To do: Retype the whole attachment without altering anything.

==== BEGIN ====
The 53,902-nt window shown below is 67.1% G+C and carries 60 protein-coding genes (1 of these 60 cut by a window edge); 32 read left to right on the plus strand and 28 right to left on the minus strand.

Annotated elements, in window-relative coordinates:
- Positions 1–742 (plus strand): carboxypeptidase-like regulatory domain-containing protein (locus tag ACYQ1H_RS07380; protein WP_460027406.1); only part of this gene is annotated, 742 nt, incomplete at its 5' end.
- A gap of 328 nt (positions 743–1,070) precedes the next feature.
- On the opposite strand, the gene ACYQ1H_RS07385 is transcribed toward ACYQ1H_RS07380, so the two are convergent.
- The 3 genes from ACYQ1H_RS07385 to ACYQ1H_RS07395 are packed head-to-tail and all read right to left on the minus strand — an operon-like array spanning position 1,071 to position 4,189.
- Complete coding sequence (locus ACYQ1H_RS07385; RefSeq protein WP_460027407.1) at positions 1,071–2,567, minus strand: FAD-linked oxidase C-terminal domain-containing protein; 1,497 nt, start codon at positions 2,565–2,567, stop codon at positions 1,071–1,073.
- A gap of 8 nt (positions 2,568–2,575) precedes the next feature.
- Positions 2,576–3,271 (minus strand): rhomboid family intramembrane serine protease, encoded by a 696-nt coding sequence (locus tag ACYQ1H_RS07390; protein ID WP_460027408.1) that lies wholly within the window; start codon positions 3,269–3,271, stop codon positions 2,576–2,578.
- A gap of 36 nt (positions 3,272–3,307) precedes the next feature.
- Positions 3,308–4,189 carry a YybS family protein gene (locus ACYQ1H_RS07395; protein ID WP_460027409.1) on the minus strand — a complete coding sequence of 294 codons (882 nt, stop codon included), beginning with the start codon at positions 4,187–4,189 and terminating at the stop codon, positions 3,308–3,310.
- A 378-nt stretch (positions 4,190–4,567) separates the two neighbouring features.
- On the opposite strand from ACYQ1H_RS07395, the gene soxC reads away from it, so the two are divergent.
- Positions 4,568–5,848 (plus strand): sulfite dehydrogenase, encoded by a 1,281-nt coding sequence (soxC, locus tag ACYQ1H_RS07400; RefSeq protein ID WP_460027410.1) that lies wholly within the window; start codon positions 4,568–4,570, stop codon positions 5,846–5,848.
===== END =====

The 53,902-nt window shown below is 67.1% G+C and carries 60 protein-coding genes (1 of these 60 cut by a window edge); 32 read left to right on the plus strand and 28 right to left on the minus strand.

Annotated elements, in window-relative coordinates:
- Positions 1–742 (plus strand): carboxypeptidase-like regulatory domain-containing protein (locus tag ACYQ1H_RS07380; protein WP_460027406.1); only part of this gene is annotated, 742 nt, incomplete at its 5' end.
- A gap of 328 nt (positions 743–1,070) precedes the next feature.
- On the opposite strand, the gene ACYQ1H_RS07385 is transcribed toward ACYQ1H_RS07380, so the two are convergent.
- The 3 genes from ACYQ1H_RS07385 to ACYQ1H_RS07395 are packed head-to-tail and all read right to left on the minus strand — an operon-like array spanning position 1,071 to position 4,189.
- Complete coding sequence (locus ACYQ1H_RS07385; RefSeq protein WP_460027407.1) at positions 1,071–2,567, minus strand: FAD-linked oxidase C-terminal domain-containing protein; 1,497 nt, start codon at positions 2,565–2,567, stop codon at positions 1,071–1,073.
- A gap of 8 nt (positions 2,568–2,575) precedes the next feature.
- Positions 2,576–3,271 (minus strand): rhomboid family intramembrane serine protease, encoded by a 696-nt coding sequence (locus tag ACYQ1H_RS07390; protein ID WP_460027408.1) that lies wholly within the window; start codon positions 3,269–3,271, stop codon positions 2,576–2,578.
- A gap of 36 nt (positions 3,272–3,307) precedes the next feature.
- Positions 3,308–4,189 carry a YybS family protein gene (locus ACYQ1H_RS07395; protein ID WP_460027409.1) on the minus strand — a complete coding sequence of 294 codons (882 nt, stop codon included), beginning with the start codon at positions 4,187–4,189 and terminating at the stop codon, positions 3,308–3,310.
- A 378-nt stretch (positions 4,190–4,567) separates the two neighbouring features.
- On the opposite strand from ACYQ1H_RS07395, the gene soxC reads away from it, so the two are divergent.
- Positions 4,568–5,848 (plus strand): sulfite dehydrogenase, encoded by a 1,281-nt coding sequence (soxC, locus tag ACYQ1H_RS07400; RefSeq protein ID WP_460027410.1) that lies wholly within the window; start codon positions 4,568–4,570, stop codon positions 5,846–5,848.